We’re getting closeerrrr.. THE NEW YORK DEPT OF HEALTH JUST BACKED LEGALIZING MARIJUANA. BAM! The dept sent a 75 page report to Governor Cuomo stating research of how the pros outweigh the cons with marijuana use. And Cuomo’s coming around on the idea. In a conference last week, he went on record going over details of how weed use in New York would actually work.
“Now you have to answer specifics,” Mr. Cuomo told reporters. “Who sells it? Where do they sell it? What quantity can you sell? That to me, the devil’s in the details. And to come up with a full program, that’s what we have to answer,’’ stated Cuomo.
Some major points from the report include:
- Criminalization “has not curbed marijuana use despite the commitment of significant law enforcement resources.
- New York state’s hundreds of thousands of marijuana-related arrests and prosecutions over the past two decades “have disproportionately affected low-income communities of color” even though these communities aren’t significantly more likely to use pot — backing similar findings from the American Civil Liberties Union and the Sentencing Project.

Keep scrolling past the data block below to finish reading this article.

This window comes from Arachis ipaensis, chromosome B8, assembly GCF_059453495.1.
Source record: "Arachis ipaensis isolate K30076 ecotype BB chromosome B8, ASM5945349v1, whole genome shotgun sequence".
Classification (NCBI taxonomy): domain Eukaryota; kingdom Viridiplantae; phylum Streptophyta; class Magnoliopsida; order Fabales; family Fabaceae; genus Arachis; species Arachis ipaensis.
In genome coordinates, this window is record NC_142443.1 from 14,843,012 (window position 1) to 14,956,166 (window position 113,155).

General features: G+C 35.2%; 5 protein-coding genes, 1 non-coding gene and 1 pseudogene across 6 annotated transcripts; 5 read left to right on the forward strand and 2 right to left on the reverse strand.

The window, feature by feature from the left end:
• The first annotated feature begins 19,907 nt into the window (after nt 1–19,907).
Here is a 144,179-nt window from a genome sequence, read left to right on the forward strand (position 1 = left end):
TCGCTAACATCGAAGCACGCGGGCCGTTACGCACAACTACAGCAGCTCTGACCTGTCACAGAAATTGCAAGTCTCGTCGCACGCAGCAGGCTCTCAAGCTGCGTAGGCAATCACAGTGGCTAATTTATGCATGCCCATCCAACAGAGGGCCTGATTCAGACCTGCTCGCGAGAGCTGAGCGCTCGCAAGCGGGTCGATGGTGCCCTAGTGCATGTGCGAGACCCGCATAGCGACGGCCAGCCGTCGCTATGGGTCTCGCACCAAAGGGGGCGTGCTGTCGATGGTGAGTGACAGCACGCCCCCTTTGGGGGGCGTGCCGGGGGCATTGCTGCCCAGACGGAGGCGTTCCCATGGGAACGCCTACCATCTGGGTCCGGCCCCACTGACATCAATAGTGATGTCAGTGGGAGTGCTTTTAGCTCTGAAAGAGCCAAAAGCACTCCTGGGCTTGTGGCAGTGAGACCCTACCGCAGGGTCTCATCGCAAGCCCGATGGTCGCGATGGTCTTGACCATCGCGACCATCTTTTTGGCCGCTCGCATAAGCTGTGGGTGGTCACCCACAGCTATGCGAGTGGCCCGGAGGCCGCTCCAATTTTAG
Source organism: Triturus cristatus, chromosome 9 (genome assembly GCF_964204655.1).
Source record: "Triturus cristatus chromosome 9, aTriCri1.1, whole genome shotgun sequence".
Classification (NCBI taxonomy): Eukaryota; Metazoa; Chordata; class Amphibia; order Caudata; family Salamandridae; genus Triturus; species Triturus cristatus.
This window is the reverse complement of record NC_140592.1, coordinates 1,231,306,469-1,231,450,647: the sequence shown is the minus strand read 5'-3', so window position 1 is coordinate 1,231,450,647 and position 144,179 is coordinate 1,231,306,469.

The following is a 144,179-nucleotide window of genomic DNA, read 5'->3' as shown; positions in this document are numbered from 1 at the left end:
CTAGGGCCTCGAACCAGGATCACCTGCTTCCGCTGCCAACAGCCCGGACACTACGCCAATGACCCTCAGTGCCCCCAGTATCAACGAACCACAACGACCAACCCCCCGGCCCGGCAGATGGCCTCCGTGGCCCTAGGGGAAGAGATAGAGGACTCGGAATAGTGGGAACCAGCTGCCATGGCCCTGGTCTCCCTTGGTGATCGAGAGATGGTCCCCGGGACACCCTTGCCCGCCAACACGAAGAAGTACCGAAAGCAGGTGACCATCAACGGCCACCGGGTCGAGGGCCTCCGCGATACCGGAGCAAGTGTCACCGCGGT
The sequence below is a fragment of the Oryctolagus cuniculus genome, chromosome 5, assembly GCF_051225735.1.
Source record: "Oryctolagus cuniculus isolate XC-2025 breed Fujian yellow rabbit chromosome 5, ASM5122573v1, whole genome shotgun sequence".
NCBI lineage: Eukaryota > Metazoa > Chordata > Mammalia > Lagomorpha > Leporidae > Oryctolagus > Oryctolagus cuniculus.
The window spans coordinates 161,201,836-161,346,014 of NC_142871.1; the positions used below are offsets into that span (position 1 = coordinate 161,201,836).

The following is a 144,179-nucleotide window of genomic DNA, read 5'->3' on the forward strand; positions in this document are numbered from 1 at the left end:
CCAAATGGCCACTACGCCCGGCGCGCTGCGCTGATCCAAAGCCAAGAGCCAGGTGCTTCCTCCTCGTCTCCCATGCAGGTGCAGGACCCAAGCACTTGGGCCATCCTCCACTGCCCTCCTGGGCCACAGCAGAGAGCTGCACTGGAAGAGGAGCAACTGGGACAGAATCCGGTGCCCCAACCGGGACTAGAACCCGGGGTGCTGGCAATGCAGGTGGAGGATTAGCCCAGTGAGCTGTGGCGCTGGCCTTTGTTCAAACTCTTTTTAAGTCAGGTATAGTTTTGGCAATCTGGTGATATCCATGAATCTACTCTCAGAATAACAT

- Legalization would let the state “better control licensing, ensure quality control and consumer protection, and set age and quantity restrictions.”
- It would also provide tax revenue to the state, estimated at $248.1 million to $677.7 million in the first year. The extra money could help support various state programs, from education to health care.
- Legalization does not appear to, so far, lead to a significant increase in marijuana use in the states that have adopted the policy. But regulators should keep an eye on potential trends, the report said: “A regulated marijuana program should monitor and document patterns of use to evaluate the impact of legalization on use.”
- Marijuana may reduce opioid overdose deaths. This finding references earlier research that suggests states with medical marijuana have fewer opioid overdose deaths, although some experts caution that the studies still aren’t very strong and there are more proven evidence-based policy solutions for fighting the opioid epidemic.
- There are some risks to marijuana, including addiction, potential mental health problems, and car crashes involving drugs. Many of these risks were documented in a comprehensive report by the National Academies of Sciences, Engineering, and Medicine.
All in all, New York is getting that much closer to officially legalizing weed use… awhhh shittttttt.
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